RE: TCC Curves: What about events below .001 seconds?

For a modeled case circuit breaker which most 120V 20A CBs are, your concern is the instantaneous portion of the TCC which is a magnetic element. It will essentially depend of the amount of force created by the current and the design of the electromagnet to force the trip mechanism open. If possible, I personally would try to size the number of drivers based on nominal rated current of the driver and CB rather then the transient characteristics and test to see what happens. Typically for a 20A CB, I do not exceed more than 12A of load. This allows for any potential concerns such as yours but also for future growth or changes that may required adding additional load to the circuit. Also, the amount of inrush current will depend on many different factors and may be restricted by source impedance. Another option is to discuss details with manufacturers of CB and driver if you have to be exact.

"Throughout space there is energy. Is this energy static or kinetic! If static our hopes are in vain; if kinetic ù and this we know it is, for certain ù then it is a mere question of time when men will succeed in attaching their machinery to the very wheelwork of nature". û Nikola Tesla

RE: TCC Curves: What about events below .001 seconds?

If someone wanted something really fast, they could use an arc flash crowbar which GE claims needs at most 8ms to contain an arc.

RE: TCC Curves: What about events below .001 seconds?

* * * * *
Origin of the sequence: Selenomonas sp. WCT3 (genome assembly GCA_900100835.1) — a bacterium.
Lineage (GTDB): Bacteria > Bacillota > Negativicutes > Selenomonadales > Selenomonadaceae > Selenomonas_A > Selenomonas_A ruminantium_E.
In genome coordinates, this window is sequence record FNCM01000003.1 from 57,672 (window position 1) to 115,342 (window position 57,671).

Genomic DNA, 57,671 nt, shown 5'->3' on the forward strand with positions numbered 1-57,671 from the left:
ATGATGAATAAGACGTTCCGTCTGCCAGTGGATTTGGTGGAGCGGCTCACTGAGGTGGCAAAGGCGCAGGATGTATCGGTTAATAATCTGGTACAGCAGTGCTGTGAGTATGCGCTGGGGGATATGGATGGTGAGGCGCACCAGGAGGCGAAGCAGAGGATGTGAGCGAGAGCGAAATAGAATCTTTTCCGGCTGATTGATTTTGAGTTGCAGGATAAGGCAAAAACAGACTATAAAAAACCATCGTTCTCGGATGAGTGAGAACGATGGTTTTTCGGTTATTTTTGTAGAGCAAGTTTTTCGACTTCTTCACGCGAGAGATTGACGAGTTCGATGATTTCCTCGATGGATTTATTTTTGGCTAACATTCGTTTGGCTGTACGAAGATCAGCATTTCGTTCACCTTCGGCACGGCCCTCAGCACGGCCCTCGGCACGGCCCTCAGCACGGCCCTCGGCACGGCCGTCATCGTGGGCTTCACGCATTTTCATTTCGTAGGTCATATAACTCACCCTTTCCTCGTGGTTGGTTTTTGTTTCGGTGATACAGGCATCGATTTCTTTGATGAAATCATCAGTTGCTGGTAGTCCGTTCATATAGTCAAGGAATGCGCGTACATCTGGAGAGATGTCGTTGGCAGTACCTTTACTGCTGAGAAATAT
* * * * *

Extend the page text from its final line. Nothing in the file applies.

Things won't be so fast if there are more drivers per service. Current is limited to the available fault current. The source impedance will reduce the peak, making the inrush last longer.

Figure for residential, available fault current can be as low as 750A.

RE: TCC Curves: What about events below .001 seconds?

buddy91082; I feel for you. This has been a long running issue with LED drivers and their ridiculous inrush currents. Lots of people play LED driver roulette all the time with the caveat that when they lose they have to reset the breaker. You can also end up causing flicker issues with other loads on the same source.

From past experience I would say about 5 of those particularly high inrush units would be reliable on a 20A breaker.

One approach is to use a standard breaker and try it as dpc suggests. I'd wire the fixtures up as directly as possible and keep adding them until you get a trip. Knock off a few from that and go with that number in the installation. If after the install the different impedances involved you get a nuisance trip you then switch all the breakers to a C-curve. You won't have anymore trips. I'd keep that as a fall back tool though, as you'll be screwed if you start out with C-curves and then get nuisance trips.

I don't know what your situation is but if you can turn them all on with a zero voltage crossing switch then you will have no tripping issues up to the steady state circuit loading limit. This would be as simple as using a solid state zero crossing relay to turn on the circuits. That is one of the SSRs seen in this search depending, of course, on various details of your application.
DigiKey Search of 240V+/20A+ 120Vac triggered zero crossing SSRs

Keith Cress
kcress - http://www.flaminsystems.com